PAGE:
Any biosafety procedure or biosafety equipment can be rendered useless if the user makes mistakes or does not use the equipment properly. The correct use of equipment and proper execution of methods by the microbiological worker is at the core of biosafety. A proper level of education and sufficient training are the most essential starting points for GMP.
Many international guidelines include paragraphs on GMP, such as from the WHO[1], CDC[2], and others.  International biosafety associations such as ABSA and EBSA also publish guidelines for GMP.
GMP involves aspects such as training, peer control, procedures, SOP’s, and other elements. Several organisations offer training courses for GMP. Many use videos and photos to illustrate essential elements of GMP. GMP is not a replacement for a microbiological education, it is merely an extension, relying on a solid microbiological education as basis.


Biohazardous Waste Management
Gijsbert van Willigen

Solid (including sharps) or liquid biohazardous waste is unavoidably produced in facilities where laboratory experiments, experiments with animals are performed during the treatment of patients. For save handling of this waste it should be collected in such a way that it does not pose any risk for the people who handle or transport this waste inside or outside of the institute.  Special bags, over packs and containers should be used for safe collection of biohazardous waste. They should be leak and puncture proof and can be used for various types of decontamination. Preferably they cannot be reopened. For biohazardous waste national and international legislation is in place for dealing with biohazardous waste.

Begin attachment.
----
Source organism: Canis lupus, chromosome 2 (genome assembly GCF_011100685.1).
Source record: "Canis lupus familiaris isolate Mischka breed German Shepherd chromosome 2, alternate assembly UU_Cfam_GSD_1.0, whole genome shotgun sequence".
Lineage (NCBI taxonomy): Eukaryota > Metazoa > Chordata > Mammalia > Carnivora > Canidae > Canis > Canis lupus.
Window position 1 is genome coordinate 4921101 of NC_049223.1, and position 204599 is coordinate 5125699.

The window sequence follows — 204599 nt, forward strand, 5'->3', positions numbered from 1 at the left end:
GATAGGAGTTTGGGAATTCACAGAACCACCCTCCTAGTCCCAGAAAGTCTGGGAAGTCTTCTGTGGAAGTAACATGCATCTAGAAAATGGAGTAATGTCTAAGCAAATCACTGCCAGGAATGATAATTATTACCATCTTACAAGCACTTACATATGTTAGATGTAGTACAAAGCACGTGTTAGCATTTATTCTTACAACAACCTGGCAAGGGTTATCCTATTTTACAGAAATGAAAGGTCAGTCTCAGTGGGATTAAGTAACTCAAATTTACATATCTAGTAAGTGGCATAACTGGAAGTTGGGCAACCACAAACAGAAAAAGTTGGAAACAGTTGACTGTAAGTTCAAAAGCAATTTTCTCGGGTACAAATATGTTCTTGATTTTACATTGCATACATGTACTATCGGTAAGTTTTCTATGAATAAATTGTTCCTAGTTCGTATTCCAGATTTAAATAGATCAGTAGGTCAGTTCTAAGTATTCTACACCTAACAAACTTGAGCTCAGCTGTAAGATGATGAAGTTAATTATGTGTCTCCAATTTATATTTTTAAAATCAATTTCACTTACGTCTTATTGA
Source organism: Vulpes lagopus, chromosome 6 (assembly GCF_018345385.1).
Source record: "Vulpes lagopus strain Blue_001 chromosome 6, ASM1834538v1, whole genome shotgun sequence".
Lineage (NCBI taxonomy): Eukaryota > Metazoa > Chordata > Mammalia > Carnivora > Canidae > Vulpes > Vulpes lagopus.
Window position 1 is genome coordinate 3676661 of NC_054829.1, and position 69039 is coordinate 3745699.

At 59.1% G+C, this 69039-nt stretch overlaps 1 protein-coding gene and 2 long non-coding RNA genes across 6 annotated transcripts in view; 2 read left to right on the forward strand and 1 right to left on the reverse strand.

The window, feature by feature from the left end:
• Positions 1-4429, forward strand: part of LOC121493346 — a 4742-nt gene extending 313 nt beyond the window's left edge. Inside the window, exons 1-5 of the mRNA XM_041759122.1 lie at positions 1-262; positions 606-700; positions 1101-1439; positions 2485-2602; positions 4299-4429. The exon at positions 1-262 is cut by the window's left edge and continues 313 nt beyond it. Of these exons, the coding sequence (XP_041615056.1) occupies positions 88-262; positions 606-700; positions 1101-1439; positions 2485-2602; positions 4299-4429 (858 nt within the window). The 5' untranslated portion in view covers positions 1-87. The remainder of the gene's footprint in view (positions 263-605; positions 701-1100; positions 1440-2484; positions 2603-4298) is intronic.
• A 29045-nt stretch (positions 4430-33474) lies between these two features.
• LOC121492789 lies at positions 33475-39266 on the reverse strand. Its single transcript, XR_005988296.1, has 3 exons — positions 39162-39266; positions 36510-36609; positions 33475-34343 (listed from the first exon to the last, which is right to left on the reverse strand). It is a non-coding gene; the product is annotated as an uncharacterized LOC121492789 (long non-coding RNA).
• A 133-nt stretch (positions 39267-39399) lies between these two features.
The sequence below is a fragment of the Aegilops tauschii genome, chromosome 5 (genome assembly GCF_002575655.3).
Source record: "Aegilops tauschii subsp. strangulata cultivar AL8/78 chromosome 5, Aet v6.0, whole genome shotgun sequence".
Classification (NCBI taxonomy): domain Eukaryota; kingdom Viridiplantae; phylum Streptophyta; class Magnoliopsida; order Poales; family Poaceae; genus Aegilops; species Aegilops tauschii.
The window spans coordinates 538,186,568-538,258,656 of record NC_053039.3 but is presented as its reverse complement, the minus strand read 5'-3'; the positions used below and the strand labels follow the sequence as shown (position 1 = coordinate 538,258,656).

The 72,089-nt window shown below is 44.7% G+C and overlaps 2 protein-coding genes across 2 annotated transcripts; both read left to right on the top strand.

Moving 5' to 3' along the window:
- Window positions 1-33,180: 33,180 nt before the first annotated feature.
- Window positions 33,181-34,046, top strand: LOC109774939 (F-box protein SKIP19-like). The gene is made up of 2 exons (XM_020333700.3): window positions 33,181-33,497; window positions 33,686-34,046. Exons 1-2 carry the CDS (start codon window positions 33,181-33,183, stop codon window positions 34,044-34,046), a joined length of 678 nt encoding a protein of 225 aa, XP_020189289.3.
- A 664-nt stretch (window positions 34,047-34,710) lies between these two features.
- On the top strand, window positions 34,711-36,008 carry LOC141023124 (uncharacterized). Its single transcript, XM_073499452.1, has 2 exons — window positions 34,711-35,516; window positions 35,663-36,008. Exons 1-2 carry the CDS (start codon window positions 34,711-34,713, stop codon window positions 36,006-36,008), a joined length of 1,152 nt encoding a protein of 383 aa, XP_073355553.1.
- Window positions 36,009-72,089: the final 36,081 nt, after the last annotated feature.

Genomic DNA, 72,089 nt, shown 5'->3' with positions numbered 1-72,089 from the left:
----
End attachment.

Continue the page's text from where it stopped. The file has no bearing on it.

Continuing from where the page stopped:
For inactivation of biohazardous waste several methods are available ranging from chemical inactivation to various types of a physical process for inactivation. All these methods aim at rendering the biohazardous waste harmless for humans, animals and environment. Depending on the risk, this inactivation should take place outside the organisation (BSL1 and BSL2) or within the organisation (BSL3 and BSL4)
The method of choice for inactivation of biohazardous waste greatly depends on the composition and volume of the waste, the risk level of the waste, but also if the material that is being decontaminated is reusable or disposable. Also economic factors can be considered when choosing an inactivation method. After a method is chosen the inactivation process must be validated.
For a proper inactivation, validation and verification of the inactivation process should be in place. For this several methods can be used to demonstrate the effectiveness of the inactivation. One of them is the use of biological indicators when physical processes are used for inactivation
In the presentation all aspects of biohazardous waste management will be discussed. Also some of the commonly made mistakes will be shown.

Laboratory Accidents
Davide Mileto